Bruce brought the car in at 2:40 to hand it over to Steve. We had moved up to 3rd overall and were running 1st in the P1 class. To this point the car had been running great, the only issue was that the rear of front undertray had become dislodged and could be seen flapping under the car as it went down the straight. I wasn’t too concerned, as the leading edge was secured by many bolts. Steve was strapped in and sped away. It took him a few laps to come up to speed but after that he turned very consistent times.
Approaching the 4 hour mark, we still had the class lead but the Adare BMW was closing in. After Steve’s fuel stop we only had a 30 second cushion. Then it happened….the first issue the car has had in 32 hours of endurance racing (I guess it was over due). The right corner of the front splitter had separated from the car and was dragging on the ground. All the flapping had eventually fatigued some of the mounting points on the bumper cover and it let go. We were black flagged so Steve brought the car in. We attempted to hold the splitter up with tie wraps and duct tape but that didn’t hold for very long. You could hear the splitter dragging on the ground each time the car passed. It was clear to me the only remedy was to remove the splitter. Luckily, just about this time we caught a full course caution. We attacked the car with whatever cutting device we had on hand (and whatever the Adare team threw over the wall to us). Even though, the splitter was partially falling off, the other half was firmly attached and not going to come off with out a fight. It finally succumbed to some big snips and several hacksaws. To add insult to injury, we were also given a stop and go penalty for not all the crew wearing gloves over the wall. In the melee we lost seven laps and fell to 4th overall and second in class.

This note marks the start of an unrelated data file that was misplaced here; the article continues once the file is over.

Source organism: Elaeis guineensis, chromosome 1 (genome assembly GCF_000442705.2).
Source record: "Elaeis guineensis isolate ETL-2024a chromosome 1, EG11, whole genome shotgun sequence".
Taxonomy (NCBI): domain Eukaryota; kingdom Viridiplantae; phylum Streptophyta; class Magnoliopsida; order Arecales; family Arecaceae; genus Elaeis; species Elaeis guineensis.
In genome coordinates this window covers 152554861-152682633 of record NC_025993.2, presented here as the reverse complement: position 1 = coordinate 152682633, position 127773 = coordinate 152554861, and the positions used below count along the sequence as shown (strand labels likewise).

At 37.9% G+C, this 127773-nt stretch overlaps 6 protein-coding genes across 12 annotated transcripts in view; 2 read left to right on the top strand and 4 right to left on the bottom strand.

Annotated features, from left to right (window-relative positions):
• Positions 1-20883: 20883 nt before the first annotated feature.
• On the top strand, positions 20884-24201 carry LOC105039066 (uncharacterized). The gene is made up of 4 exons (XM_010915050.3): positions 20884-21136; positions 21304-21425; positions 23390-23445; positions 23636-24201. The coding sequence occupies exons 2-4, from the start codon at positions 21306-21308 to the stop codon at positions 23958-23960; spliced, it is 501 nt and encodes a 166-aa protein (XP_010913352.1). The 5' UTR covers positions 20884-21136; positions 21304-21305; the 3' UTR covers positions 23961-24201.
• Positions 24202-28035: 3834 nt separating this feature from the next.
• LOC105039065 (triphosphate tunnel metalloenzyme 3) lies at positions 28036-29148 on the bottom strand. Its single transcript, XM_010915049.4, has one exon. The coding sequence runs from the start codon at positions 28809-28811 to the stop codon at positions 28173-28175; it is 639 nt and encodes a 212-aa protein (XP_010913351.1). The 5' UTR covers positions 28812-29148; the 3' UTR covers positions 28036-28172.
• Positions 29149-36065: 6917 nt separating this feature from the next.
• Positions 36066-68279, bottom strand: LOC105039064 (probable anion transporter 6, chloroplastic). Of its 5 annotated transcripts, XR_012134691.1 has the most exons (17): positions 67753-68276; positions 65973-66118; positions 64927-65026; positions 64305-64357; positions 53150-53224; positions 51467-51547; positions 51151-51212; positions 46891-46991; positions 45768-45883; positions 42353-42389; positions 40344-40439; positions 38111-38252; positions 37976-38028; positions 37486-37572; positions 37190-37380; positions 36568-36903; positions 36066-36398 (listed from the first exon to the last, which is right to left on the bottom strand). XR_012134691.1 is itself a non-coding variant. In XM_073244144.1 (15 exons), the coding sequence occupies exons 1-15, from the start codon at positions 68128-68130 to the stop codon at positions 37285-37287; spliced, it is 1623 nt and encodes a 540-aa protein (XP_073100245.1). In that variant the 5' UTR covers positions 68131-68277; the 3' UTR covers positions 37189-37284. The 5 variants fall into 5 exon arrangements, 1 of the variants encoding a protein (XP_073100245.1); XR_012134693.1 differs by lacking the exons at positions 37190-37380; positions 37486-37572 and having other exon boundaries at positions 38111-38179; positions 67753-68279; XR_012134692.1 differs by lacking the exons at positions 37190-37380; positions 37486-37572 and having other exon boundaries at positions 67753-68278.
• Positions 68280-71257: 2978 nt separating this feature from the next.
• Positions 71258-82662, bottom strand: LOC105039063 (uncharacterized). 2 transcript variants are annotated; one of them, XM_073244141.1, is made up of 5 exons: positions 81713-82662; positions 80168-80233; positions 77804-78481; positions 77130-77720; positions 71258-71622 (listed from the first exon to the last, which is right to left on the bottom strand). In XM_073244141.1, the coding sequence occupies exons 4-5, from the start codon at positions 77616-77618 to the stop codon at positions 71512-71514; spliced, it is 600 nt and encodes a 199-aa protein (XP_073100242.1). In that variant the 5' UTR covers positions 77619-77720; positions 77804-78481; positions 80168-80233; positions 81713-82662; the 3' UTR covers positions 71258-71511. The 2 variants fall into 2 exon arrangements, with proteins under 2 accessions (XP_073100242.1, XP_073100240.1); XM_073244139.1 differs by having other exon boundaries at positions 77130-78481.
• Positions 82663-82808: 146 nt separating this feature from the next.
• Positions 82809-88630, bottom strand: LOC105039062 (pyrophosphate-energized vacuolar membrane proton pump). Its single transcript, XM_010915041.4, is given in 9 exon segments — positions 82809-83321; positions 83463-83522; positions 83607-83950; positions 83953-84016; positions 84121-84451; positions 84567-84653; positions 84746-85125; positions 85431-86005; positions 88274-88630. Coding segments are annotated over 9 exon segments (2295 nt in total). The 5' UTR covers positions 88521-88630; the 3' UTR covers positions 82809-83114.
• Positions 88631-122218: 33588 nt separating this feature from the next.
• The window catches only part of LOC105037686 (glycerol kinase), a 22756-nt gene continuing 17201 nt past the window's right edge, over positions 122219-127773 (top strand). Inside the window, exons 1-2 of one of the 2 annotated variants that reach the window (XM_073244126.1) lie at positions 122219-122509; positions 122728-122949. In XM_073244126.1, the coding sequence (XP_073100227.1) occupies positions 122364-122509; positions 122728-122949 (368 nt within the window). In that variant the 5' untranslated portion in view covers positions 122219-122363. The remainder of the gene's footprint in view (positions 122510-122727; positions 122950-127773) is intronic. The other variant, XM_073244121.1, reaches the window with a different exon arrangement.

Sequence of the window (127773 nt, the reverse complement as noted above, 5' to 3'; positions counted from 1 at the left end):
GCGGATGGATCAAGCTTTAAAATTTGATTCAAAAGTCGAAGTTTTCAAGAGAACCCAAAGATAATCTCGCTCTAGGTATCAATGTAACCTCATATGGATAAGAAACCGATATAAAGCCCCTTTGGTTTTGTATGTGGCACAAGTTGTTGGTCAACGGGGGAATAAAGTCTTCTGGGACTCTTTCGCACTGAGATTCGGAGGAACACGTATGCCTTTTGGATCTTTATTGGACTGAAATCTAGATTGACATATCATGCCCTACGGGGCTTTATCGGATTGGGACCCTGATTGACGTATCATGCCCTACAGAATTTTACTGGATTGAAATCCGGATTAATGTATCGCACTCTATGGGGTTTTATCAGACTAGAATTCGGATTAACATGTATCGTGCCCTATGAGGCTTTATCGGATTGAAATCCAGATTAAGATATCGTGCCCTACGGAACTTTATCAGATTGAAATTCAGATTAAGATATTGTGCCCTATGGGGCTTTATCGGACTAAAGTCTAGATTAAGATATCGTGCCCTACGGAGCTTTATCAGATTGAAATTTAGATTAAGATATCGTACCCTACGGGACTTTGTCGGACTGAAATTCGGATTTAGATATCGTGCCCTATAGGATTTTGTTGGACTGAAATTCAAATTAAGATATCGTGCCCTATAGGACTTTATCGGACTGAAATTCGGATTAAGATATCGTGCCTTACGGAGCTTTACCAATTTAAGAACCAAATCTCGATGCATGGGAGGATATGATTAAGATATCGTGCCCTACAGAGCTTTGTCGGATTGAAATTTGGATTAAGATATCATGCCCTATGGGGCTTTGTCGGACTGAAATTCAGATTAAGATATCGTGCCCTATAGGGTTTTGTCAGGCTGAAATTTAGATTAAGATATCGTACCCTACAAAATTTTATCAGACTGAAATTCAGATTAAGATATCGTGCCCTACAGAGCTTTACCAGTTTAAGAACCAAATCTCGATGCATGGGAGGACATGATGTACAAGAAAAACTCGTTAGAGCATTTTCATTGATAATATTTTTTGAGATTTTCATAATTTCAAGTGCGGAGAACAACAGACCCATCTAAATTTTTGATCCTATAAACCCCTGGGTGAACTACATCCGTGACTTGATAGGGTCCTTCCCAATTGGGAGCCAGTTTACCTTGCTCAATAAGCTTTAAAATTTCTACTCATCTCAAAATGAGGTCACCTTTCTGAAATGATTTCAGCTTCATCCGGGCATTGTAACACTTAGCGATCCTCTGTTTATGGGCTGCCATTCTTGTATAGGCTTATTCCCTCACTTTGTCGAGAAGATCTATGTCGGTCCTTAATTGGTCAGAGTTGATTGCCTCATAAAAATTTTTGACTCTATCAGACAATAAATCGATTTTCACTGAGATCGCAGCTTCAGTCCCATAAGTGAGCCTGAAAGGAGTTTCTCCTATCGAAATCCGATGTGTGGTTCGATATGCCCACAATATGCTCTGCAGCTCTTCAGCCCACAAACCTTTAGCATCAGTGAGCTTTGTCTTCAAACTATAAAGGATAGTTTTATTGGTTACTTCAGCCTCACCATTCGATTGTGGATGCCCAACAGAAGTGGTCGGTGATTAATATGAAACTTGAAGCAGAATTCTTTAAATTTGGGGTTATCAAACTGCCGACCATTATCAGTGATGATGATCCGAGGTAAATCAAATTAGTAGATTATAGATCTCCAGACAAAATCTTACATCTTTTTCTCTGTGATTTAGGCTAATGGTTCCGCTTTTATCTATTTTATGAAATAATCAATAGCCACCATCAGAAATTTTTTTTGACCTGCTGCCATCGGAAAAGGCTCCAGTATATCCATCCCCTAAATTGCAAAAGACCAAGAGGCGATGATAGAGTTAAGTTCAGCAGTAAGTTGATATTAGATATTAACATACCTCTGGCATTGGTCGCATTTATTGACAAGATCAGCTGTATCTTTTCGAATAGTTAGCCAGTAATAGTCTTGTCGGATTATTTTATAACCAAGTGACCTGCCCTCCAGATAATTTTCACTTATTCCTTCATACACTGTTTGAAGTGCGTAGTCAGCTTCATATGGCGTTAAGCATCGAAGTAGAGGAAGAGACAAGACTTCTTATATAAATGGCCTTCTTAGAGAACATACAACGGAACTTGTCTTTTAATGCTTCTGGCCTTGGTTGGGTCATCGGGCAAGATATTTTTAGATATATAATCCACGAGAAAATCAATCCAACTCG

Steve brought the car in at 5:10 to hand over to me for the final two stints. I knew we had lost quite a few laps to the cars in front of us so it was unlikely I would be able to catch them without their help. The stints were mostly uneventful. There seemed to be a never ending stream of Miatas out there. It felt like I was passing a couple every lap. The once race-leading sports racer retired leaving us third overall. We were now 3 laps behind the 2nd place Caterham. With about 20 minutes left I had given up any hope of catching them. I relaxed my pace by 5 to 10 seconds a lap to ensure we had enough gas to finish and was just circulating awaiting the finish. By this time it was fully dark and there was no need to take any chances. With 5 minutes left, I round turn 6 and see some tail lights parked to the inside of turn 7. It’s the Caterham! I couldn’t believe it. There is just enough time to do enough laps to pass them. It turns out they had run out of gas. Very bad luck for them but good for us. We finished 2nd overall and second in class. We completed 335 laps and finished 7 laps behind the winning Adare BMW.
Photos on this page are by David Birkbeck, Camden Thrasher & Randy Krause. Click here for credits.

Enduro Stats:
- Drivers: Bruce Beachman, Steve Adams, Eric Krause
- Crew: Andre Samson, Anna Adams, David Graves, James Temple, Julie Adams, Randy Krause, Skip Grehan, Stephen Guy
- 2nd overall out of 30
- 2nd in class
- 335 laps completed
- 7 laps behind the winning BMW M3
- 5 scheduled pit stops for a total of 6:19 minutes
- 3 unscheduled stops related to removing the splitter for 9:46 minutes
- 1:19.839 fast lap (Beachman)
- 85 gallons of gas, 1.5 quarts oil. That's it again!